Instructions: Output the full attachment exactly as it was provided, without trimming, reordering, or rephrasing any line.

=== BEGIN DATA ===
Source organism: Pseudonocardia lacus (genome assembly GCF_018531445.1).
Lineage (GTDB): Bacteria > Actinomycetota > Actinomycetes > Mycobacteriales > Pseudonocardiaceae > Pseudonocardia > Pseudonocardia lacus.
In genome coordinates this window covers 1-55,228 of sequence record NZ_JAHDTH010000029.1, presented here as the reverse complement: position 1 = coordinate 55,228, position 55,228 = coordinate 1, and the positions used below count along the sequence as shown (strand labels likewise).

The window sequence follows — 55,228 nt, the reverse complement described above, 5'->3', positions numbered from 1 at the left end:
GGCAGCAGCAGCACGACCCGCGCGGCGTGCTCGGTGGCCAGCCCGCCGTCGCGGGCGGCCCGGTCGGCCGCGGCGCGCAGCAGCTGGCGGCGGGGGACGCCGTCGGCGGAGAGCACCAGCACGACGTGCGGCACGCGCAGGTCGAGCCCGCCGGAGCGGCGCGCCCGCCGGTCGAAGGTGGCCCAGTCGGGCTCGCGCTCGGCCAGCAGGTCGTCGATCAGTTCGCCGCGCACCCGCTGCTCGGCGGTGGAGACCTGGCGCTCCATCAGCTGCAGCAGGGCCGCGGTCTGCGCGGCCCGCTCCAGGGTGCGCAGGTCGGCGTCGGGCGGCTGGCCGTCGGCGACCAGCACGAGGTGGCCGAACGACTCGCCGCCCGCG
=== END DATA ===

Source organism: Pseudonocardia lacus (genome assembly GCF_018531445.1).
Lineage (GTDB): Bacteria > Actinomycetota > Actinomycetes > Mycobacteriales > Pseudonocardiaceae > Pseudonocardia > Pseudonocardia lacus.
In genome coordinates this window covers 1-55,228 of sequence record NZ_JAHDTH010000029.1, presented here as the reverse complement: position 1 = coordinate 55,228, position 55,228 = coordinate 1, and the positions used below count along the sequence as shown (strand labels likewise).

The window sequence follows — 55,228 nt, the reverse complement described above, 5'->3', positions numbered from 1 at the left end:
GGCAGCAGCAGCACGACCCGCGCGGCGTGCTCGGTGGCCAGCCCGCCGTCGCGGGCGGCCCGGTCGGCCGCGGCGCGCAGCAGCTGGCGGCGGGGGACGCCGTCGGCGGAGAGCACCAGCACGACGTGCGGCACGCGCAGGTCGAGCCCGCCGGAGCGGCGCGCCCGCCGGTCGAAGGTGGCCCAGTCGGGCTCGCGCTCGGCCAGCAGGTCGTCGATCAGTTCGCCGCGCACCCGCTGCTCGGCGGTGGAGACCTGGCGCTCCATCAGCTGCAGCAGGGCCGCGGTCTGCGCGGCCCGCTCCAGGGTGCGCAGGTCGGCGTCGGGCGGCTGGCCGTCGGCGACCAGCACGAGGTGGCCGAACGACTCGCCGCCCGCG